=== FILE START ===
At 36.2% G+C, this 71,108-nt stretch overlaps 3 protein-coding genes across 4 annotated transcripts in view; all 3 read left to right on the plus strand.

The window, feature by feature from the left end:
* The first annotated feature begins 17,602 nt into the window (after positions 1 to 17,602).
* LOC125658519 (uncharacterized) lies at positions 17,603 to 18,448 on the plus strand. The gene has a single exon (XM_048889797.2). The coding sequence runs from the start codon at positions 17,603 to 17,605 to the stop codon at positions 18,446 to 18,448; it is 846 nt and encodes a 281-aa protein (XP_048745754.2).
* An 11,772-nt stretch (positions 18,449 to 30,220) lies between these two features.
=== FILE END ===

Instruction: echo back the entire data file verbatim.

At 36.2% G+C, this 71,108-nt stretch overlaps 3 protein-coding genes across 4 annotated transcripts in view; all 3 read left to right on the plus strand.

The window, feature by feature from the left end:
* The first annotated feature begins 17,602 nt into the window (after positions 1 to 17,602).
* LOC125658519 (uncharacterized) lies at positions 17,603 to 18,448 on the plus strand. The gene has a single exon (XM_048889797.2). The coding sequence runs from the start codon at positions 17,603 to 17,605 to the stop codon at positions 18,446 to 18,448; it is 846 nt and encodes a 281-aa protein (XP_048745754.2).
* An 11,772-nt stretch (positions 18,449 to 30,220) lies between these two features.